A Better Way to Prioritize 'Essential' vs 'Elective' Care During COVID-19

Arthur L. Caplan, PhD; Shailin A. Thomas


April 15, 2020

Cosmetic procedures and many elective procedures would not satisfy this criterion. Tommy John surgery (ulnar collateral ligament reconstruction), which received some media attention because two Major League pitchers received the surgery at the end of March as other elective procedures were being canceled, would not qualify. While not receiving the surgery would delay the recipients' return to athletic activities, such ligament tears are often chronic, and the long-term prognosis doesn't worsen over the span of a few months.

Quality of Life vs Critical for Survival

Meeting this threshold requires that postponing care will not worsen a life-threatening or debilitating prognosis. This doesn't necessarily rule out all elective procedures. Certain oncologic surgeries, for example, are deemed elective because they don't need to happen on an emergency basis. However, the longer they're postponed, the larger the tumor will get, damaging structures around it, and the higher the chance of life-threatening metastasis.

There is a gray area: care that patients need to significantly improve their quality of life but that won't worsen their prognosis if they must wait for it. Orthopedic procedures are a good example. Joint replacements for patients who can't walk due to severe arthritis would greatly improve their quality of life. But even if those patients need to wait an extra 3-4 months to have an operation, their postprocedure prognosis remains good.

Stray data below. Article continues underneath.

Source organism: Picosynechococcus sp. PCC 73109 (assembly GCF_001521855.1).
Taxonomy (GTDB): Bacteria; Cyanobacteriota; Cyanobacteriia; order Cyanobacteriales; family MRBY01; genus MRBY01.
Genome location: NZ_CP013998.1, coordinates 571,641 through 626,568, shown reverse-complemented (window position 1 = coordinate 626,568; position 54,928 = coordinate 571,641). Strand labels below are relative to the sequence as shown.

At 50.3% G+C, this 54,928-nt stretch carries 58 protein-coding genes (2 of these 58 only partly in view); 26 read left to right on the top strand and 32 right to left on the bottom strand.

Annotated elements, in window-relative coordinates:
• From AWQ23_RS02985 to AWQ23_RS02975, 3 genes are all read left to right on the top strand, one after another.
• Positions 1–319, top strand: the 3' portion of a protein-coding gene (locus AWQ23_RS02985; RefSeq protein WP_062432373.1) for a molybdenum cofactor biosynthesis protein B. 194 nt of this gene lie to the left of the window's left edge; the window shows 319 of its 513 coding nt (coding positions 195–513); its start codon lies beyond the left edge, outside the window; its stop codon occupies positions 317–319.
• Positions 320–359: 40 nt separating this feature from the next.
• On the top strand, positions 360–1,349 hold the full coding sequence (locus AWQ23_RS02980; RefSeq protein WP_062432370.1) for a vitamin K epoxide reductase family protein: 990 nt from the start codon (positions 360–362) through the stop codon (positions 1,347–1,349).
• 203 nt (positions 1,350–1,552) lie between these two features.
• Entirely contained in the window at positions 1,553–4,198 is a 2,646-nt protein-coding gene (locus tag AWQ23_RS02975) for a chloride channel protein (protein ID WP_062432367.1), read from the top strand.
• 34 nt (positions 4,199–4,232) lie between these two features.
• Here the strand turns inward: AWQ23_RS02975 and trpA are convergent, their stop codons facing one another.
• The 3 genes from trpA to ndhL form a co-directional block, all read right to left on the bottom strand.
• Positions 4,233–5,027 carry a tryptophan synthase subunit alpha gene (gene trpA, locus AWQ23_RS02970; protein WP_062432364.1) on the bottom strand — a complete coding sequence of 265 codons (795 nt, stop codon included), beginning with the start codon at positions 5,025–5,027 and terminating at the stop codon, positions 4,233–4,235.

It's difficult to comprehend the pain felt by patients in the throes of…fertility treatments that have been put on hold, or patients awaiting gender-affirming surgeries.

This category is where restrictions on nonessential care will hurt the most. These patients are often suffering while they wait for the care they need. Some can't work until they receive treatment, leaving their financial future in jeopardy. For others, waiting for care takes an emotional toll. It's difficult to comprehend the pain felt by patients in the throes of difficult and expensive fertility treatments that have been put on hold, or patients awaiting gender-affirming surgeries that have been canceled.

But scarcity forces difficult decisions. If the overall prognosis remains unchanged with a temporary delay, then the personal protective equipment (PPE) and personnel would be better spent in COVID-19 wards.

If delaying treatment doesn't worsen a life-threatening or debilitating prognosis, then we consider part 2 of the framework: Does providing this care take away substantial resources that are necessary for the efforts against COVID-19? This includes physician time, PPE (masks, gloves, drapes), hospital beds, operating rooms, etc.

If no, then it can probably continue. Many of the interventions considered above would also fail this benchmark. Tommy John surgery requires substantial highly skilled physician and nurse time, lots of PPE, and valuable OR time. IVF would require significant PPE, as every patient and staff member requires such equipment for the frequent appointments. Each of these procedures also requires extensive lab support.